Seniors press BREC for answers on flood repairs

Seniors at BREC Rec Center (Source: WAFB)
Seniors at BREC Rec Center (Source: WAFB)

BATON ROUGE, LA (WAFB) - Senior citizens who have become the backbone of several big programs in Baton Rouge are calling the Recreation and Park Commission for East Baton Rouge Parish (BREC) on the carpet.

The recreation centers they use have been closed for six months for repairs from the August flood.

Seniors packed the Parklawn Recreation Center to give their two cents worth of ideas and opinions on ten BREC-run properties that remain closed.

"BREC has a habit of being slow at everything they do," one man said. "I know what I am paying to BREC in taxes," a woman added.

Since the flood, seniors who participate in knitting, pottery, bridge and other BREC-sponsored programs have been meeting at other locations across the parish. They said all traveling got old, quick.

"The other centers are not convenient and a lot of people are not coming to them anymore because it's inconvenient for them," one man said.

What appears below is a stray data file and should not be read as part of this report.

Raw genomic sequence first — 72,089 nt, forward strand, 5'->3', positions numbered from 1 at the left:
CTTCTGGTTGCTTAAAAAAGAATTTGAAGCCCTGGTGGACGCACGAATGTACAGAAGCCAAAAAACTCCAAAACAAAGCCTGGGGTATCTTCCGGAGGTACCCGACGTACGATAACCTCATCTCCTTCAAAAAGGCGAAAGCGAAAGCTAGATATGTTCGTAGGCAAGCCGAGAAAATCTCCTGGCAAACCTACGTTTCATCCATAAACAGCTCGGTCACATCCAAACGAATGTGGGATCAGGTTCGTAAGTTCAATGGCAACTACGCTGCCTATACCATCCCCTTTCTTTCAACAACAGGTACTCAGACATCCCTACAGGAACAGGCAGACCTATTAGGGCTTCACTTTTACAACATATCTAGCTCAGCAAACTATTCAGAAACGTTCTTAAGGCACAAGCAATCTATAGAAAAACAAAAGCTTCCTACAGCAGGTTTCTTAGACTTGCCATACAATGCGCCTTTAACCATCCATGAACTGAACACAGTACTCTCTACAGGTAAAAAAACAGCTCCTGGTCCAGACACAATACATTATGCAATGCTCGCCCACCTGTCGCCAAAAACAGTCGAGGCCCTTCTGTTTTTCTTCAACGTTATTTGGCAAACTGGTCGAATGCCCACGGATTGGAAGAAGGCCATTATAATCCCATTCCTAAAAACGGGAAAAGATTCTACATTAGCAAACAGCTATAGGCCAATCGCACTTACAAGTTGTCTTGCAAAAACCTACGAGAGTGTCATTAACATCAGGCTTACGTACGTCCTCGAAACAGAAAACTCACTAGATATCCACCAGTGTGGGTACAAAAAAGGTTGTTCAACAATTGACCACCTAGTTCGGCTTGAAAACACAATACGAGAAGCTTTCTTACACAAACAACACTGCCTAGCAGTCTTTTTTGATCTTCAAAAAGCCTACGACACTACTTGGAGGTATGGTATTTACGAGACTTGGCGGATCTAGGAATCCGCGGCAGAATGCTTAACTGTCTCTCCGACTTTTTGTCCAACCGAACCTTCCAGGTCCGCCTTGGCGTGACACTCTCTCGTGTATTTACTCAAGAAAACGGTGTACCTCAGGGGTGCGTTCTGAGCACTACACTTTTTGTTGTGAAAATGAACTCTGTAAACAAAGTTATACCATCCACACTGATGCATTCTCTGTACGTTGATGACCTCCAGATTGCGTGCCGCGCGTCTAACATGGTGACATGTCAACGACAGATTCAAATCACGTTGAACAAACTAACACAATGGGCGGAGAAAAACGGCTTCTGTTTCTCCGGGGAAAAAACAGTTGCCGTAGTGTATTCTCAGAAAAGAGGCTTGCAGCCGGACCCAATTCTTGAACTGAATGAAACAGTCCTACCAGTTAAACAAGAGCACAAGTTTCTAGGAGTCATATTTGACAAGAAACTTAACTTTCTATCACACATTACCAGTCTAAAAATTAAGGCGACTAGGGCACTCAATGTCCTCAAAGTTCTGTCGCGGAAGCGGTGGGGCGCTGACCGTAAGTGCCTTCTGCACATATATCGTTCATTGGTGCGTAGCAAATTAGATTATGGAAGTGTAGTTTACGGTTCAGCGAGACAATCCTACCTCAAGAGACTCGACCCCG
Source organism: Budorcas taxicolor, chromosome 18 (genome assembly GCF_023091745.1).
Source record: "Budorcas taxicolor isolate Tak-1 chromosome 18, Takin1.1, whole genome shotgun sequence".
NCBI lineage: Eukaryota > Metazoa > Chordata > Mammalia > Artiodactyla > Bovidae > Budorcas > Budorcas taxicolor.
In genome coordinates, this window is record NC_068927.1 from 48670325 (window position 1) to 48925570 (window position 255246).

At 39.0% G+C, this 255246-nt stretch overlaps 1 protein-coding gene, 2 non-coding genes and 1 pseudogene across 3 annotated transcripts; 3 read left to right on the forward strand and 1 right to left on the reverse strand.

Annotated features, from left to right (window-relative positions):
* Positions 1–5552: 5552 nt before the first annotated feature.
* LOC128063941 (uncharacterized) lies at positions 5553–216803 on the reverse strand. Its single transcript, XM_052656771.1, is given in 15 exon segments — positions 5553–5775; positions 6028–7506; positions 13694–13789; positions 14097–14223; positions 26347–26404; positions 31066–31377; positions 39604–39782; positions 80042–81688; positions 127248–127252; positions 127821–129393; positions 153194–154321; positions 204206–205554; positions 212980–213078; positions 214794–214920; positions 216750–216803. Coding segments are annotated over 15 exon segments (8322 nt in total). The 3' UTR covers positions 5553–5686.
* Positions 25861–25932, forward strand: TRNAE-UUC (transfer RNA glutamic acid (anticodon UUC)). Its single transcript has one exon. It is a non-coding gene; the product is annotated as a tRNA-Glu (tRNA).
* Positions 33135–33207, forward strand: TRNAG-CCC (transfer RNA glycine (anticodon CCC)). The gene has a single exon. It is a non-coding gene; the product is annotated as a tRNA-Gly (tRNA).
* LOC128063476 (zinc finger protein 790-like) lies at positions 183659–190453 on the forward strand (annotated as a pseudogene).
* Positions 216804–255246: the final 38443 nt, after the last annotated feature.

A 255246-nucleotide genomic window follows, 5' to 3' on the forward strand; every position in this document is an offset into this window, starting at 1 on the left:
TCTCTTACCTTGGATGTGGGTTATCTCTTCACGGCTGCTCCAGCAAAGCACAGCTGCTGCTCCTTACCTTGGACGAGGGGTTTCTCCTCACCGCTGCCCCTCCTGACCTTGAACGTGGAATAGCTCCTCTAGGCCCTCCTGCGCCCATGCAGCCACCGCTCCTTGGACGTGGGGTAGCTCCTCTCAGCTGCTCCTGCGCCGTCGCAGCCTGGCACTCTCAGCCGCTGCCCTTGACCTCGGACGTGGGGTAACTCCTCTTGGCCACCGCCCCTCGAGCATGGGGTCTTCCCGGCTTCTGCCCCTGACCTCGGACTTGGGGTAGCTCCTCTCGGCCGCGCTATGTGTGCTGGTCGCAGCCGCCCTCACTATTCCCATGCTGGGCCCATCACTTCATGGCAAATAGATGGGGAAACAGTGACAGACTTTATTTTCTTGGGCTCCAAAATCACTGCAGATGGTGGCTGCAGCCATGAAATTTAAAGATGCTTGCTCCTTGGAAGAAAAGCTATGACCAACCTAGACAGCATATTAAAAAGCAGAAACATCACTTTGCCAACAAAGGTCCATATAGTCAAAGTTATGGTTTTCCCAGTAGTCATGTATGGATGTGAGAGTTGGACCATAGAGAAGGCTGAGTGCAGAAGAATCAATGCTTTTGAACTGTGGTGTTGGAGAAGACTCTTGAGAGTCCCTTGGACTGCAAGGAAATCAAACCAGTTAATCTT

That includes Joyce Williams, who said she has been playing bridge at the Sharp Road location for over a decade.

"I have to get out and mingle," Williams said.

But since the rec center flooded in August, Williams said she and her friends have made other plans.

"A friend in the neighborhood lets us squeeze in on Fridays and play four tables. She couldn't have five unless we moved outside," Williams explained.

Terry Meliet said she and her mother have been gathering at Webb Park to make pottery. But she said it is difficult to work there.

"It's a nice place but like we were all saying, it's not set up, our supplies are not easy," Meliet said.

BREC Director of Communications Cheryl Michelet said the department has been working with FEMA and a consulting firm since the flood.

"If we go out right now and repaired buildings ourselves, what we've learned is that we jeopardize the ability to get funding from FEMA," Michelet said.

Michelet added while BREC follows FEMA's guidelines, the organization has worked hard to make sure its programs continue.

"We are doubling up in some facilities where we need to. We are also asking outside groups, can we use your buildings," Michelet said.

As for the repairs, Michelet said the facilities that were already under construction will be repaired first, followed by those that are ready for bid. She said the Sharp location will likely come after. Repairs to properties could go into next year. BREC is asking patrons to be patient.

"I flooded, too and I dealt with FEMA," Michelet said.

"We'll see," Williams said.

The consulting firm for BREC said the city park system is looking at $17 million in flood repairs.

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